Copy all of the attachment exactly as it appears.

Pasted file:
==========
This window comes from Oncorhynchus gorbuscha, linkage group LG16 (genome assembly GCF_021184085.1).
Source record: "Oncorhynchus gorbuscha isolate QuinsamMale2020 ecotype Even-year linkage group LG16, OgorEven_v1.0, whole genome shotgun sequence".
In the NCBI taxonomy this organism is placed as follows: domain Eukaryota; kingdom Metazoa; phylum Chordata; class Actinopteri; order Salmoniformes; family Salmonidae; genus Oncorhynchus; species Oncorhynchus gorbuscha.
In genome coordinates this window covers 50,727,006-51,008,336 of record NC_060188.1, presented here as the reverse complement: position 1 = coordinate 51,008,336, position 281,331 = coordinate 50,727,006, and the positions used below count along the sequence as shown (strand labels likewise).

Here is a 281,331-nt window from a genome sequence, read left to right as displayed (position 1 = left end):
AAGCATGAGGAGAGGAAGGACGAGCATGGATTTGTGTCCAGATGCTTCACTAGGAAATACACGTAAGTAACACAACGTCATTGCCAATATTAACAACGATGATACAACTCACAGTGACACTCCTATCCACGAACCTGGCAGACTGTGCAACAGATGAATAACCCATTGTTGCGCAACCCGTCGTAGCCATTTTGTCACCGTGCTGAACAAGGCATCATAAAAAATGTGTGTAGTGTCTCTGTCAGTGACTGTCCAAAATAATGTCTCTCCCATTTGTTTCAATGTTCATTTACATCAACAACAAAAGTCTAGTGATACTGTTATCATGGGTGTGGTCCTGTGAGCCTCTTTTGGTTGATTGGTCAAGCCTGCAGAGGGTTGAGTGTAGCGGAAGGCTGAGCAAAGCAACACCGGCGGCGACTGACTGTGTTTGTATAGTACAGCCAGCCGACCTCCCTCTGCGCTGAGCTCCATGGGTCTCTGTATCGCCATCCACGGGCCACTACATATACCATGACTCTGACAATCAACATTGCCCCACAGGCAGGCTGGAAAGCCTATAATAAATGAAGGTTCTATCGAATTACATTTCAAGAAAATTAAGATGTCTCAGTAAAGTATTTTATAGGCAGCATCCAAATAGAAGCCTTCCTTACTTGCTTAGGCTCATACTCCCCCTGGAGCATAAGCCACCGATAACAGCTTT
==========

This window comes from Oncorhynchus gorbuscha, linkage group LG16 (genome assembly GCF_021184085.1).
Source record: "Oncorhynchus gorbuscha isolate QuinsamMale2020 ecotype Even-year linkage group LG16, OgorEven_v1.0, whole genome shotgun sequence".
In the NCBI taxonomy this organism is placed as follows: domain Eukaryota; kingdom Metazoa; phylum Chordata; class Actinopteri; order Salmoniformes; family Salmonidae; genus Oncorhynchus; species Oncorhynchus gorbuscha.
In genome coordinates this window covers 50,727,006-51,008,336 of record NC_060188.1, presented here as the reverse complement: position 1 = coordinate 51,008,336, position 281,331 = coordinate 50,727,006, and the positions used below count along the sequence as shown (strand labels likewise).

Here is a 281,331-nt window from a genome sequence, read left to right as displayed (position 1 = left end):
AAGCATGAGGAGAGGAAGGACGAGCATGGATTTGTGTCCAGATGCTTCACTAGGAAATACACGTAAGTAACACAACGTCATTGCCAATATTAACAACGATGATACAACTCACAGTGACACTCCTATCCACGAACCTGGCAGACTGTGCAACAGATGAATAACCCATTGTTGCGCAACCCGTCGTAGCCATTTTGTCACCGTGCTGAACAAGGCATCATAAAAAATGTGTGTAGTGTCTCTGTCAGTGACTGTCCAAAATAATGTCTCTCCCATTTGTTTCAATGTTCATTTACATCAACAACAAAAGTCTAGTGATACTGTTATCATGGGTGTGGTCCTGTGAGCCTCTTTTGGTTGATTGGTCAAGCCTGCAGAGGGTTGAGTGTAGCGGAAGGCTGAGCAAAGCAACACCGGCGGCGACTGACTGTGTTTGTATAGTACAGCCAGCCGACCTCCCTCTGCGCTGAGCTCCATGGGTCTCTGTATCGCCATCCACGGGCCACTACATATACCATGACTCTGACAATCAACATTGCCCCACAGGCAGGCTGGAAAGCCTATAATAAATGAAGGTTCTATCGAATTACATTTCAAGAAAATTAAGATGTCTCAGTAAAGTATTTTATAGGCAGCATCCAAATAGAAGCCTTCCTTACTTGCTTAGGCTCATACTCCCCCTGGAGCATAAGCCACCGATAACAGCTTT